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According to Prof. Ren Jiyu, there is no negation or denial of the existence of the Lord to be found in such Chinese classics as The Book of Poetry (Shi Jing), The Book of Zuo Zhuan (Zuo Zhuan), and Conversations of the States (Guo Yu). In fact, nobody dared then to underestimate the supreme position of the Lord, despite a few complaints about injustice in the aspects of reward and punishment which were believed to be blindly exercised by the Lord. It was rather paradoxical that they would hate and curse the Lord of Heaven in view of the injustice they encountered, and still confess to Him when wronged or ill-treated or harried into natural disasters, etc. In striking contrast, Lao Zi's perception of the Dao instead of the Lord turns out to be overarching, for it works as the ancestor of all things. The uniqueness of his philosophy also lies in his perspective that Heaven and earth in his terminology represent the sky and the ground.

1.3 (Chapter 6)
The spirit of the valley is immortal.[1] It is called the subtle and profound female.[2]
The gate of the subtle and profound female. Is the root of Heaven and Earth.
It is continuous and everlasting, With a utility never exhausted.

Annotations:
[1] The Chinese expression gu shen (the spirit of the valley) is rather ambiguous. Some Lao Zi scholars (e.g. Yan Fu and Chen Guying) assume that gu signifies a state of emptiness or virtuousness, and shen endless and unpredictable changes. Some other scholars (e.g. Ai Qi) think that gu shen refers to a deity in an empty or virtuous state. I personally agree with Mr. Sha Shaohai, who believes that gu shen implies another name for the Dao itself. In the above context, the lines "The spirit of the valley (gu shen) is immortal. It is called the subtle and profound female" suggest the metaphorical characteristics of the eternal Dao. Such an interpretation appears to correspond to Lao Zi's system of thought as a whole.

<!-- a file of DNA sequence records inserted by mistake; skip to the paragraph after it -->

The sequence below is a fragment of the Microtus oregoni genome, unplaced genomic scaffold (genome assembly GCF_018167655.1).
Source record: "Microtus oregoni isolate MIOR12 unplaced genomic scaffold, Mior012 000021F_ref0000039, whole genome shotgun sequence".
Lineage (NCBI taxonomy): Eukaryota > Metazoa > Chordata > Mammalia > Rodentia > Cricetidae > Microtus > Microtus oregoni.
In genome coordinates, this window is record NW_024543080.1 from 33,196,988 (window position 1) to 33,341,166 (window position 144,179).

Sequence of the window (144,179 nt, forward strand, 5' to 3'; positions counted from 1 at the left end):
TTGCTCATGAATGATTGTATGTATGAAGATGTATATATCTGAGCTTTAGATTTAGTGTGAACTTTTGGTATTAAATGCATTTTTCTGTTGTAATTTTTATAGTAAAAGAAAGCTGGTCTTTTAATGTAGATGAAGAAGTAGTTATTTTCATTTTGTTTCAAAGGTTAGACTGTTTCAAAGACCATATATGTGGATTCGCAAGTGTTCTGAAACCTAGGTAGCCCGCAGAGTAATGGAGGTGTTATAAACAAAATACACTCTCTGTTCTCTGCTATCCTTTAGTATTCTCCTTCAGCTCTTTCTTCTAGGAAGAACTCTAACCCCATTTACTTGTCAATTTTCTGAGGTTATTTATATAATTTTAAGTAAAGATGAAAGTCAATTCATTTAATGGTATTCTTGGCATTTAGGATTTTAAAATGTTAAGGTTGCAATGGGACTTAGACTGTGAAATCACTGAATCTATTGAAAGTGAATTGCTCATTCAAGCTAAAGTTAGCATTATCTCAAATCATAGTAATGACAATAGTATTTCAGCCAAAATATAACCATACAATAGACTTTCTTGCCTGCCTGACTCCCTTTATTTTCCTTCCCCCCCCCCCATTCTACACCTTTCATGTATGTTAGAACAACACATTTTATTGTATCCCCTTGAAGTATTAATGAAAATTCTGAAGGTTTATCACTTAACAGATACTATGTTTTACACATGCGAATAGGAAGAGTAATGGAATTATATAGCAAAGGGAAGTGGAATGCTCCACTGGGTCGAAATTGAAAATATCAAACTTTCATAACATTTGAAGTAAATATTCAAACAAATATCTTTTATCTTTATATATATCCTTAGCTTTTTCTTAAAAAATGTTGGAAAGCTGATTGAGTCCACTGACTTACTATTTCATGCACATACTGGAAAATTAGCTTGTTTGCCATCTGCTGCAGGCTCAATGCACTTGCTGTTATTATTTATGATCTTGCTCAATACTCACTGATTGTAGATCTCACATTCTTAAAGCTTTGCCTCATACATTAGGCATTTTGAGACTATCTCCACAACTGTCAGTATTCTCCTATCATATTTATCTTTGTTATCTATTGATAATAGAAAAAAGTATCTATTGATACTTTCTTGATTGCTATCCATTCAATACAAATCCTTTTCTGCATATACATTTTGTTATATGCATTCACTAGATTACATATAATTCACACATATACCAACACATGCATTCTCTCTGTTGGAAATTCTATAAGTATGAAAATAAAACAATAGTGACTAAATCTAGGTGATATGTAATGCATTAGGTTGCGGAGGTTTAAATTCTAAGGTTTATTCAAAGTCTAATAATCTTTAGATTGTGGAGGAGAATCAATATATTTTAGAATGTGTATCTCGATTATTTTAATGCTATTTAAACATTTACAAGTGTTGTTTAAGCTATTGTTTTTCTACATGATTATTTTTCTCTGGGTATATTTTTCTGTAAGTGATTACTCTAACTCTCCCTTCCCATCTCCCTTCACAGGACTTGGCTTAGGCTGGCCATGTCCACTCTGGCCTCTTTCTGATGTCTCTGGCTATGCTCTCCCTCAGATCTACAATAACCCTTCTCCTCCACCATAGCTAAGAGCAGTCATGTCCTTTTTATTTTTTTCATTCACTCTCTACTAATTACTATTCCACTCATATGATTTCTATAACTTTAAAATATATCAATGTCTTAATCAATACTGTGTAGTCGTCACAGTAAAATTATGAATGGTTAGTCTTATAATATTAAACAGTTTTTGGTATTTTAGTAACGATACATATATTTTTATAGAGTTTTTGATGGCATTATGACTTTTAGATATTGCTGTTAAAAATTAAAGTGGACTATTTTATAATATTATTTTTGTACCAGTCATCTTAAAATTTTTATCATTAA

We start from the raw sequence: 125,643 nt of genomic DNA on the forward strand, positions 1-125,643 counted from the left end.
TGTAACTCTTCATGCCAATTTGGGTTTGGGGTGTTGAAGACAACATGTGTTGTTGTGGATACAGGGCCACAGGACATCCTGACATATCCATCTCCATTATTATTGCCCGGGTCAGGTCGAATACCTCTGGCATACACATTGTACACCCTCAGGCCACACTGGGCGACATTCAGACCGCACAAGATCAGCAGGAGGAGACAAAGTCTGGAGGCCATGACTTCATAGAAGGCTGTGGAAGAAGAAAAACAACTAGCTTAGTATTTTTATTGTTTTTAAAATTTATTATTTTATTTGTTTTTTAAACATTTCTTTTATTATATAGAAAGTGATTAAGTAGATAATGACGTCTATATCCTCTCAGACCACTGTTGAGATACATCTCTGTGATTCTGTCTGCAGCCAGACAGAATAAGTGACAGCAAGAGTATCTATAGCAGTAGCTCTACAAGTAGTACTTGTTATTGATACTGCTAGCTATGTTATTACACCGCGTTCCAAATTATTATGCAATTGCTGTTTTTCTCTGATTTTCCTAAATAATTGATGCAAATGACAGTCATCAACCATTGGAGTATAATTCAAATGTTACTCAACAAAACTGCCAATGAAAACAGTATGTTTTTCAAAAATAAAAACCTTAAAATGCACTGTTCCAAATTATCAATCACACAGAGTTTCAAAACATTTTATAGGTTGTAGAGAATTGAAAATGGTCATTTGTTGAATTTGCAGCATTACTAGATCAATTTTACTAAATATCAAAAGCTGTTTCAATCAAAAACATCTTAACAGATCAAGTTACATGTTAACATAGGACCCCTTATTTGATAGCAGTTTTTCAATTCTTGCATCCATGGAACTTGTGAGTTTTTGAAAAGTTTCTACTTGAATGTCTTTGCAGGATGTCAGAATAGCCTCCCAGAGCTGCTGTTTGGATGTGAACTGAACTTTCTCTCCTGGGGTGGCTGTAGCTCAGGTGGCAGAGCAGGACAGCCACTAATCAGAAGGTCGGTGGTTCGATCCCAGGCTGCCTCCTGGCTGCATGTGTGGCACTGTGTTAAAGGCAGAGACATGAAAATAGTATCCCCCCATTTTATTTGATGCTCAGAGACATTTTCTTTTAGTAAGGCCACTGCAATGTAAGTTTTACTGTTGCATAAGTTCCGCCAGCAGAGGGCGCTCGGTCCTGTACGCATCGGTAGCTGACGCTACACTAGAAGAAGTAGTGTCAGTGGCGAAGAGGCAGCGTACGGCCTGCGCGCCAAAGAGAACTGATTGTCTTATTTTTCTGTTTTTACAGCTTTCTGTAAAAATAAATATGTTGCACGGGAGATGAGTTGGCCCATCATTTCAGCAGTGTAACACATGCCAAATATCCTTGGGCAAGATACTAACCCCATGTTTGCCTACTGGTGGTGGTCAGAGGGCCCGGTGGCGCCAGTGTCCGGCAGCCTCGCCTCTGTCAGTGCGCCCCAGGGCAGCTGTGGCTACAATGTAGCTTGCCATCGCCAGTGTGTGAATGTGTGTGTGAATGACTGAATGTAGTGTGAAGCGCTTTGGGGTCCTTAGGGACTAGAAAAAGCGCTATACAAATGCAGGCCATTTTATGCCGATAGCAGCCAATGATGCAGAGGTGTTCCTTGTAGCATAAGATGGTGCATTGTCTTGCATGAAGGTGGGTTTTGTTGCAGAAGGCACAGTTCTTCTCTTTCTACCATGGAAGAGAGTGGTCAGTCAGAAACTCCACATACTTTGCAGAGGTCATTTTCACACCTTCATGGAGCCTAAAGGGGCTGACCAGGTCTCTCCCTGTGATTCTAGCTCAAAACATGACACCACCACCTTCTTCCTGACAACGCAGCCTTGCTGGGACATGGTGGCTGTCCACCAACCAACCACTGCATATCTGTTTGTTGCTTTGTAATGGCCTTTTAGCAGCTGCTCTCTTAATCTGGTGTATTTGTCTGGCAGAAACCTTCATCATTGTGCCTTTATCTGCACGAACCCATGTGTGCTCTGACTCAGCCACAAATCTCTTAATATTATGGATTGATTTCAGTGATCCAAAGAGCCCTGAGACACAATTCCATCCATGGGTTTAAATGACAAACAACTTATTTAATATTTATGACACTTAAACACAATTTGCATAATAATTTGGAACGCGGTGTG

[2] The term xuan pin (subtle and profound female) indicates in its concrete sense the female sex organ as a metaphor for the Dao, which is subtle, deep and mysteriously productive. It is worth noting that people in ancient times used to revere what they thought was the magic power contained inside the female organ. This kind of reverence or worship is clearly reflected and expressed in primitive rock paintings and carvings. Nowadays people would probably laugh or jeer at a primitive painting or sculpture portraying the female sex organ in an exaggerated fashion. But we should put ourselves in the position of our ancestors in terms of their primitive cognitive dimension, for that kind of exaggerated manifestation in art denotes some form of natural religious feeling and significance.
Commentary:
This chapter again describes the magical productivity of the Dao It is noticeable that Lao Zi uses the term shen (spirits) in a casual manner and in a pantheistic sense. In contrast, the notion of shen (divine beings) carries somewhat of a religious meaning in both Confucianism and Moism. It should be kept in mind that gu shen (valley spirit) has, as it were, nothing to do with any form of spiritual or divine beings in the above context. It factually refers to the most wonderful Dao featuring vacuity or emptiness, subtlety and constancy.
In addition, the metaphor xuan pin (subtle and profound female organ) for the Dao is employed several times in the Dao De Jing. It symbolizes the invisible power or potentiality of the Dao that produces all beings. The metaphor as such is largely derived from the worship of the female organ for its productiveness and mysteriousness by people in antiquity. The expression, "The gate of the subtle and profound female is the root of heaven and earth," is obviously identical in meaning to that describing the Dao as follows: "Being-without-form is the beginning of Heaven and earth," and as "Being-within-form is the mother of all things."

 


 


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